Hanging Back in the Cul-de-sac / Translating Decision-making
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April 20, 2018
Good morning,
dear reader,
+  Merkron and Europe’s Awakening  +  Hanging Back in the Cul-de-sac  +  Translating Decision-making
“Europe is our future. Europe is our destiny.” This statement by former German chancellor Helmut Kohl is as true today as it was way back then. In a world where the gloves are off in the fight for prosperity, only a strong Europe will be able to stand firm. That makes it all the more sobering that Chancellor Angela Merkel and French President Emmanuel Macron have hardly any common ground when it comes to reestablishing Europe. Go-getter Macron and hang-backer Merkel may be acting in concert on European politics, but sometimes it sounds like first-graders trying to harmonize.
Merkel is too worried that Germany could end up at a financial disadvantage, having to cough up more money to Brussels or possibly getting the short end of the stick when it comes to risk sharing. Common deposit insurance, one of Macron's main demands, is something the chancellor can envision “perhaps not in the immediate future but in the longer term.” Merkel is giving Macron hope, but she’s not promising anything.
The chancellor doesn’t have much to show in the way of a European reform plan. Her government coalition agreement may have been entitled “A New Awakening for Europe,” but so far, they’ve been little more than empty words. All Merkel has brought up for discussion has been a new task force, the so-called “jumbo council.” The goal: Expand the Eurogroup to include not only finance ministers, but also economics ministers. That in itself isn’t a bad idea, but given the challenges facing Europe, it feels more like symbolic politics than anything else.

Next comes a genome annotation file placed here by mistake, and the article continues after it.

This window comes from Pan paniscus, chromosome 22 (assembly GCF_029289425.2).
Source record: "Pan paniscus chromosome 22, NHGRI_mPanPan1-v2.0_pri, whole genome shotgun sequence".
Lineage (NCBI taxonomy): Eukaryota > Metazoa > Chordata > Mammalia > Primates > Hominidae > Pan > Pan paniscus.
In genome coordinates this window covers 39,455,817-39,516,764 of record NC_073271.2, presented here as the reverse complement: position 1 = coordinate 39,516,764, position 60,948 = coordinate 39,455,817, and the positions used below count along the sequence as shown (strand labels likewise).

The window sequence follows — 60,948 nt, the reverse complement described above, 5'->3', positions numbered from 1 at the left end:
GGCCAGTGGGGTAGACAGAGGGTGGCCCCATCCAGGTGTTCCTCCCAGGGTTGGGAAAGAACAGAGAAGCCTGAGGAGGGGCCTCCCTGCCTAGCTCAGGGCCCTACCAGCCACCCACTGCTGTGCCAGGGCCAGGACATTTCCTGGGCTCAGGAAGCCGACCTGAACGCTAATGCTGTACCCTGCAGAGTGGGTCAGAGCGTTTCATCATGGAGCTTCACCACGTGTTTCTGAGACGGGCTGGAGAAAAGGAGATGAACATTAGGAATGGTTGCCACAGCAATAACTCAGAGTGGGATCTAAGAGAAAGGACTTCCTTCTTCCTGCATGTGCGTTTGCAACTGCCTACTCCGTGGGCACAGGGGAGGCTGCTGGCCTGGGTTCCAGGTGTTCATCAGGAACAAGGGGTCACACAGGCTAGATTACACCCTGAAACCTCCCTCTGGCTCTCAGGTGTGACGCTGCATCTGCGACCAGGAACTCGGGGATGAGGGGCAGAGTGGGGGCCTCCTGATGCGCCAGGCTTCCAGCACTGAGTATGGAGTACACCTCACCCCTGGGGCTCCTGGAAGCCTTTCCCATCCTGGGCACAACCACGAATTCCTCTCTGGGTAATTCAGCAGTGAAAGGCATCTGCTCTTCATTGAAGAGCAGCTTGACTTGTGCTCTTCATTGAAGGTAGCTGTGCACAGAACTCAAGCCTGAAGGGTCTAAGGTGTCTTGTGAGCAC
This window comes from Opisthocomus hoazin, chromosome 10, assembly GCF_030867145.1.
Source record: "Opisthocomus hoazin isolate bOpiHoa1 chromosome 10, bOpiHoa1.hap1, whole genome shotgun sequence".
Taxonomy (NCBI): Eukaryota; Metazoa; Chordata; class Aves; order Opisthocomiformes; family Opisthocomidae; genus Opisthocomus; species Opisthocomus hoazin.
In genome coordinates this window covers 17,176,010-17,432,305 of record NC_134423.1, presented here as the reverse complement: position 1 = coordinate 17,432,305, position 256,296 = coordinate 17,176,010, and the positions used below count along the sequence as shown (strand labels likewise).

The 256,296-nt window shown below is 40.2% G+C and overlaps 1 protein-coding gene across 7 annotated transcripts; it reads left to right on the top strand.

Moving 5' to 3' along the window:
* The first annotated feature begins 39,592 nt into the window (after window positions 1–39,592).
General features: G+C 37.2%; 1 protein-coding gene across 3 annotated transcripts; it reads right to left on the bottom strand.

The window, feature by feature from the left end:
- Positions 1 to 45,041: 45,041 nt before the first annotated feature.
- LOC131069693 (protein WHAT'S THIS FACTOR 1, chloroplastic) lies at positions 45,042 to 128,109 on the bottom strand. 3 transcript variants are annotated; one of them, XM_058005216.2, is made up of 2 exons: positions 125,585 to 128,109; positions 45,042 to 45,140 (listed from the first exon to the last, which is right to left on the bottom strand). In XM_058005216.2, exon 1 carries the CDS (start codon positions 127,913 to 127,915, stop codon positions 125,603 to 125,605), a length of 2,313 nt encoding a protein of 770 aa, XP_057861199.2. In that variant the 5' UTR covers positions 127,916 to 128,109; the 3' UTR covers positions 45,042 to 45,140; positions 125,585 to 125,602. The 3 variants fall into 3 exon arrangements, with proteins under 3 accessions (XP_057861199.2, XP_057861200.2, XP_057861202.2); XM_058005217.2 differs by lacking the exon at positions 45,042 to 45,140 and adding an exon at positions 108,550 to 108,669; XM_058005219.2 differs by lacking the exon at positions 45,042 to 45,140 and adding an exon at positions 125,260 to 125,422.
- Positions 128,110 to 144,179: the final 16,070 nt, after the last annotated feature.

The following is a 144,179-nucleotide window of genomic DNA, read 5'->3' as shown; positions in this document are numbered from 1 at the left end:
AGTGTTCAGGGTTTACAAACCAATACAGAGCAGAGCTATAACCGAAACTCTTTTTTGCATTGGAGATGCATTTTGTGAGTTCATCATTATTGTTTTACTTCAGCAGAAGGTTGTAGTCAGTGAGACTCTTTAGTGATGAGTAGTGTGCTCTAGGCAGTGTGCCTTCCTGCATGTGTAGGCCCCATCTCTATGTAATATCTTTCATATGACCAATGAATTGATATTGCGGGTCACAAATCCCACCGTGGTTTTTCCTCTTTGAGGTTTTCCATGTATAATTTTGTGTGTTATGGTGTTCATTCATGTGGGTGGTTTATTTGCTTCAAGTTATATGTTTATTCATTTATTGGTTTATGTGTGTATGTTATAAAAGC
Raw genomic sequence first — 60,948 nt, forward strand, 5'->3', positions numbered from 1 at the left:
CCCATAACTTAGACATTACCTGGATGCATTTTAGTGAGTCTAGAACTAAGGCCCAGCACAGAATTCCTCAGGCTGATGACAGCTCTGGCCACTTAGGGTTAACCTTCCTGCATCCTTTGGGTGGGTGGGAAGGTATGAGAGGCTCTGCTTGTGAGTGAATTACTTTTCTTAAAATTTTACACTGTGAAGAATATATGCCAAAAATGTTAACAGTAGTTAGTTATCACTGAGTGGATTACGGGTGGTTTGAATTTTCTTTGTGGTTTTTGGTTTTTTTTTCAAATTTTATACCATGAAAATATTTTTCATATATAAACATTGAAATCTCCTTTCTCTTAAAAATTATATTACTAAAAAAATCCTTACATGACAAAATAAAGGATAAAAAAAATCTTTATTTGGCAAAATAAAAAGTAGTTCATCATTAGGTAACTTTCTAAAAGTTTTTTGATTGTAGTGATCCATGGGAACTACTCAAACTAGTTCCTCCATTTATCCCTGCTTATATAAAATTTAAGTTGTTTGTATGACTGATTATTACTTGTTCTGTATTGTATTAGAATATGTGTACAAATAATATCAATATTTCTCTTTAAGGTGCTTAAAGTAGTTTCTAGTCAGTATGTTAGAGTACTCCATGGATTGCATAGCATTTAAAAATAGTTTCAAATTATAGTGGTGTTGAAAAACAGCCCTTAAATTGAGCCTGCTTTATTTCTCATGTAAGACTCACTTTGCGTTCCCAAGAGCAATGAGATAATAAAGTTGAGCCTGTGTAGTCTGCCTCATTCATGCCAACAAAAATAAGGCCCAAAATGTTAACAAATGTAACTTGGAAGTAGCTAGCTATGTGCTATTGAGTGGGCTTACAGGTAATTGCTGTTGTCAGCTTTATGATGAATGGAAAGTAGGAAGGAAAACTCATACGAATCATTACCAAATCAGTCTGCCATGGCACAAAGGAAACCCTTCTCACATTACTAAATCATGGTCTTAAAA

Without any real ideas on how to safeguard Europe’s jobs and prosperity, the Old Continent could very well end up outpaced by the US and China. Donald Trump and Xi Jinping are using all means in their power to push their own agendas. In Washington it’s called “America First”; in Beijing “Made in China 2025.” Europe has no way to stand up to this new global competition. We’re at a political dead end – and neither Trump nor Xi will wait for Europe to find its way back out. All we can hope is that Merkel uses what will likely be her last term to knuckle down on European policy issues. After all, Europe is Germany’s future. READ MORE
And lastly, here’s something many of us can relate to: The fundamental difference in the way Germans and Americans make decisions – and the lost-in-translation moments that can ensue. While Germans tend to look at the broad context of a decision, Americans are more likely to break it down, going for simplicity. Today in Handelsblatt Global, John Otto Magee, an American living in Germany who advises firms in cross-cultural management, explains the dilemma – and even what role linguistics play. It makes you see something Mark Twain once said in a whole new light: “Whenever the literary German dives into a sentence, that is the last you are going to see of him till he emerges on the other side of his Atlantic with his verb in his mouth.” READ MORE

Wishing you a weekend of diving right in. With kind regards
Sven Afhüppe
Handelsblatt Editor-in-Chief
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